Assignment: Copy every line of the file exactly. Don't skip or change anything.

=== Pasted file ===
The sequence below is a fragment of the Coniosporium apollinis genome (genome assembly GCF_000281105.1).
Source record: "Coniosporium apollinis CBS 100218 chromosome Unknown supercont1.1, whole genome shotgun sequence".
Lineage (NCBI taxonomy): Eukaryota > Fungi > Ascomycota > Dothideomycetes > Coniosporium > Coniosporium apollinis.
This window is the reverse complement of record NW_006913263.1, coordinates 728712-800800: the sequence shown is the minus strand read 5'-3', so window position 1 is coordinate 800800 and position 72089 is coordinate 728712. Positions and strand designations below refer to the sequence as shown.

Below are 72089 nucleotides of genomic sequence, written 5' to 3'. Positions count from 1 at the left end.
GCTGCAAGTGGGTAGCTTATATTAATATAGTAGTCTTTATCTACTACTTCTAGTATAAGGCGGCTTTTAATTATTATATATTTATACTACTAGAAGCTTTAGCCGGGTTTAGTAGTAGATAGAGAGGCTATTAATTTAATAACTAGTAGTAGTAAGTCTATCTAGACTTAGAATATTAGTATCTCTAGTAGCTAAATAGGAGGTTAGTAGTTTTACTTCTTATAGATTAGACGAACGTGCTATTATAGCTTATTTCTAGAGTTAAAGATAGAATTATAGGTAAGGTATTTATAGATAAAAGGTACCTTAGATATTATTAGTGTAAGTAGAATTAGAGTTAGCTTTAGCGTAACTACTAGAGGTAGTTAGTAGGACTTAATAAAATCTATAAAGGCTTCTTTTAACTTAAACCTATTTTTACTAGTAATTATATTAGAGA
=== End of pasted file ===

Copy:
The sequence below is a fragment of the Coniosporium apollinis genome (genome assembly GCF_000281105.1).
Source record: "Coniosporium apollinis CBS 100218 chromosome Unknown supercont1.1, whole genome shotgun sequence".
Lineage (NCBI taxonomy): Eukaryota > Fungi > Ascomycota > Dothideomycetes > Coniosporium > Coniosporium apollinis.
This window is the reverse complement of record NW_006913263.1, coordinates 728712-800800: the sequence shown is the minus strand read 5'-3', so window position 1 is coordinate 800800 and position 72089 is coordinate 728712. Positions and strand designations below refer to the sequence as shown.

Below are 72089 nucleotides of genomic sequence, written 5' to 3'. Positions count from 1 at the left end.
GCTGCAAGTGGGTAGCTTATATTAATATAGTAGTCTTTATCTACTACTTCTAGTATAAGGCGGCTTTTAATTATTATATATTTATACTACTAGAAGCTTTAGCCGGGTTTAGTAGTAGATAGAGAGGCTATTAATTTAATAACTAGTAGTAGTAAGTCTATCTAGACTTAGAATATTAGTATCTCTAGTAGCTAAATAGGAGGTTAGTAGTTTTACTTCTTATAGATTAGACGAACGTGCTATTATAGCTTATTTCTAGAGTTAAAGATAGAATTATAGGTAAGGTATTTATAGATAAAAGGTACCTTAGATATTATTAGTGTAAGTAGAATTAGAGTTAGCTTTAGCGTAACTACTAGAGGTAGTTAGTAGGACTTAATAAAATCTATAAAGGCTTCTTTTAACTTAAACCTATTTTTACTAGTAATTATATTAGAGA